Jamie O'Shea is an artist based in New York whose work takes the form of sculpture, installation and performances related to how we understand the natural world and technological phenomena within it. Jamie describes himself as an inventor who makes semantic machines, and believes that all machines are semantic. He loves the things, like memory, that cannot be automated, and strives in vain to automate them. He believes that boredom is a crucial defense mechanism, and should be celebrated. He also writes fiction. Jamie has undertaken residencies at the Bemis Center and the Lower Manhattan Cultural Council's Swing Space. His work lives mostly on the web and in conversation, but has appeared at Exit Art, the Pixel festival, FACT in Liverpool and the Conflux festival. Jamie was a resident artist at Eyebeam Art and Technology Center in 2006. Jamie O'Shea's project is supported in part by Eyebeam Art and Technology Center, New York.
Alec Finlay is an artist, poet & publisher. Born in Scotland in 1966, he now lives in the North-East of England, in Byker (Newcastle upon Tyne) and is currently artist in residence at NaREC the New and Renewable Energy Centre (in Blyth). Alec has exhibited widely including in exhibitions and residencies at BALTIC (Gateshead), Royal Scottish Academy (Edinburgh), Yorkshire Sculpture Park (West Bretton), Turner Contemporary (Margate), Sainsbury Centre for Visual Art (Norwich), John Hansard Gallery (Southampton), Bickachsen 6 (Bad Homburg), Cairn Gallery (Pittenweem) and EAST (Norwich). Alec's poetry has been published in magazines and anthologies, including island, Practice and Poetry Review.
About the scientists:
Guillaume Belanger is an operation scientist on the Gamma-ray mission Integral in the Science Operations Department of the European Space Agency at ESAC, the European Space Astronomy Centre near Madrid in Spain. His research has been, and still is, firmly anchored to the deepest gravitational well in the Galaxy: Sagittarius A* (Sgr A*). This four-million solar mass black hole whose location defines the nucleus of the Milky Way, is surrounded by a large array of unusal and intimately interacting astrophysical systems. He is interested in the investigation of the ways in which these systems evolve and interact with one another. He has an M.Sc from the Carleton University, Ottawa, Canada, and a Ph.D. from Université Paris.
Jayanne English is associate professor in the Department of Physics and Astronomy at the University of Manitoba, Winnipeg, Canada. She has a Ph.D. from Australian National University. Her research concerns galaxy structure and evolution. Additionally she creates astronomy images. In 1998-2000 she coordinated the Hubble Heritage Team of image-makers at the Space Telescope Science Institute which works collaboratively to decide on the final form of images from the data gathered by the Hubble Space Telescope. In 2006 she won First Prize in the (American) National Radio Astronomy Observatory Image Contest for an image of cold hydrogen gas in the Milky Way.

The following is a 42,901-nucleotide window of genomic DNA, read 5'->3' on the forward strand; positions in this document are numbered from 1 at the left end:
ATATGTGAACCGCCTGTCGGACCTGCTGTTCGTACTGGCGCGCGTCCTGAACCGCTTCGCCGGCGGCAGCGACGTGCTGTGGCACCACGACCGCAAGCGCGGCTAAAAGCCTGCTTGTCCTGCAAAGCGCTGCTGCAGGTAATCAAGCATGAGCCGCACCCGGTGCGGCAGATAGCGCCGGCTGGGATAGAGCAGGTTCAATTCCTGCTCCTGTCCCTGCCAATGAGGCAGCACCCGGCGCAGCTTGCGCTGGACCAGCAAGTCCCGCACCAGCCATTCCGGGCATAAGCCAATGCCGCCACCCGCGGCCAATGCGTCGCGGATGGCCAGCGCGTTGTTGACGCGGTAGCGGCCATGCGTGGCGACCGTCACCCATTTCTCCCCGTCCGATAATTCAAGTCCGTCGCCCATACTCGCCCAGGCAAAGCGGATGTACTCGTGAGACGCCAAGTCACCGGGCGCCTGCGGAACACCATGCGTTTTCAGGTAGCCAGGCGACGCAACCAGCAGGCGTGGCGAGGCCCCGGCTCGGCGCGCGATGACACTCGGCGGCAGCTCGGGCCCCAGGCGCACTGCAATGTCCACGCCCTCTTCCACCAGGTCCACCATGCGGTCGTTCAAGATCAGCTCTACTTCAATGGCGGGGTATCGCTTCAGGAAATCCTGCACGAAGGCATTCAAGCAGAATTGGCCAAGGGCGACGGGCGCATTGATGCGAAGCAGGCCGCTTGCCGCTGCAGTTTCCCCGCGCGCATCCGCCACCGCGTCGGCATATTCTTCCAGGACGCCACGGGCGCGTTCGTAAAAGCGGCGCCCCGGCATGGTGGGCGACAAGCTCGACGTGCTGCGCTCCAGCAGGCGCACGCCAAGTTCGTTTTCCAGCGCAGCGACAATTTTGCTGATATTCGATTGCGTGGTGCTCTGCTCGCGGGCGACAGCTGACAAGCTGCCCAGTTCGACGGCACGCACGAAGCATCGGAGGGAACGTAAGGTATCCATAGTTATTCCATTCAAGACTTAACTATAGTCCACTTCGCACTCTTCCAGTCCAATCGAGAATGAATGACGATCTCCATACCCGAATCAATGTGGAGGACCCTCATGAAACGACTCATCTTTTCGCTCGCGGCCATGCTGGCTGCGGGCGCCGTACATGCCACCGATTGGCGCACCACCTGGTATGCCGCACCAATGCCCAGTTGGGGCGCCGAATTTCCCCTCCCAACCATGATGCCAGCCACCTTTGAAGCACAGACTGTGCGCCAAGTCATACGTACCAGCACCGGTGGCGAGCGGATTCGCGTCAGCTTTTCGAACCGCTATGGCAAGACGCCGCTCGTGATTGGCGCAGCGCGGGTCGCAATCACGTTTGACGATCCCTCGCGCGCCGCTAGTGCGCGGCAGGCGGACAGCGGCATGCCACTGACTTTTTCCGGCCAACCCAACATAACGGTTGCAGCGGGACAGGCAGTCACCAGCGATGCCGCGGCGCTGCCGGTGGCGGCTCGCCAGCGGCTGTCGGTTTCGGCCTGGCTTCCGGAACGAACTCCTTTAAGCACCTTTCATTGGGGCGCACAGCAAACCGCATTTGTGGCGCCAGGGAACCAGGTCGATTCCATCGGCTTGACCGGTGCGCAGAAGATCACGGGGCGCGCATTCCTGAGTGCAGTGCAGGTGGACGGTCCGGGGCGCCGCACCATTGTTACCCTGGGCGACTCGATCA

About the guest curator, Sarah Cook:
In 2008 Sarah Cook was the inaugural curatorial fellow at Eyebeam Art and Technology Center in New York through a partnership with CRUMB (www.crumbweb.org), the UK-based online resource for curators of new media art, at the University of Sunderland, where she is a post-doctoral research fellow. Sarah has been curating and co-curating exhibitions of new media art in North America and Europe for the past 10 years; recent curatorial projects include: Untethered (Eyebeam, 2008); Broadcast Yourself (AV Festival and Cornerhouse, UK, 2008); My Own Private Reality (Edith Russ Haus, Oldenburg, 2007); Package Holiday: Studer / vdBerg (BALTIC, 2005); The Art Formerly Known As New Media (Banff Centre, 2005); Database Imaginary (Banff Centre, 2005). Sarah has organised exhibitions and presentations, commissioned new media art and managed publications and educational projects for the Banff New Media Institute (Banff, Canada), The Star and Shadow Cinema (Newcastle), The Walker Art Center (Minneapolis), and the National Gallery of Canada (Ottawa). In 2006 she was awarded a Leverhulme early career research fellowship for her work on artists use of new technologies, and she is co-author with Beryl Graham of a book on curatorial practice and new media art (forthcoming from MIT Press).
About the project Beam Me Up:
Since its launch in Autumn of 2008, Beam Me Up has collected together in an online database over fifteen newly commissioned works and articles on the subject of outer space, the space of the online world and globalization by artists including Tan Gengxiong, Jieming Hu, Zhenhua Li, Samuel Herzog, Alan Sondheim, Carlo Zanni, and Esther Hunziker. The project is organised by Xcult.org, an artist group based in Basel, Switzerland, who extended the invitation to curators (currently including in addition to Sarah Cook, Stefan Riekeles from Les Jardins des Pilotes, Berlin; Zhang Lansheng from Shanghai and Annette Schindler from Basel) to each select artists and writers for their own contributions. The variety of material gathered will later be organized subjectively into Guided Tours by a number of other invited guests and the audience too, will have the possibility to comment and to propose field research contributions of their own.
Direction, curatorial work and basic concept: Reinhard Storz, Xcult.org
Conceptual co-operation: Monica Studer / Christoph van den Berg
Interface and database programming, technical support: Klaus Affolter
The Beam Me Up project is supported by
Sitemapping.ch media projects
Digital Art collection
Prohelvetia (Swiss Arts Council)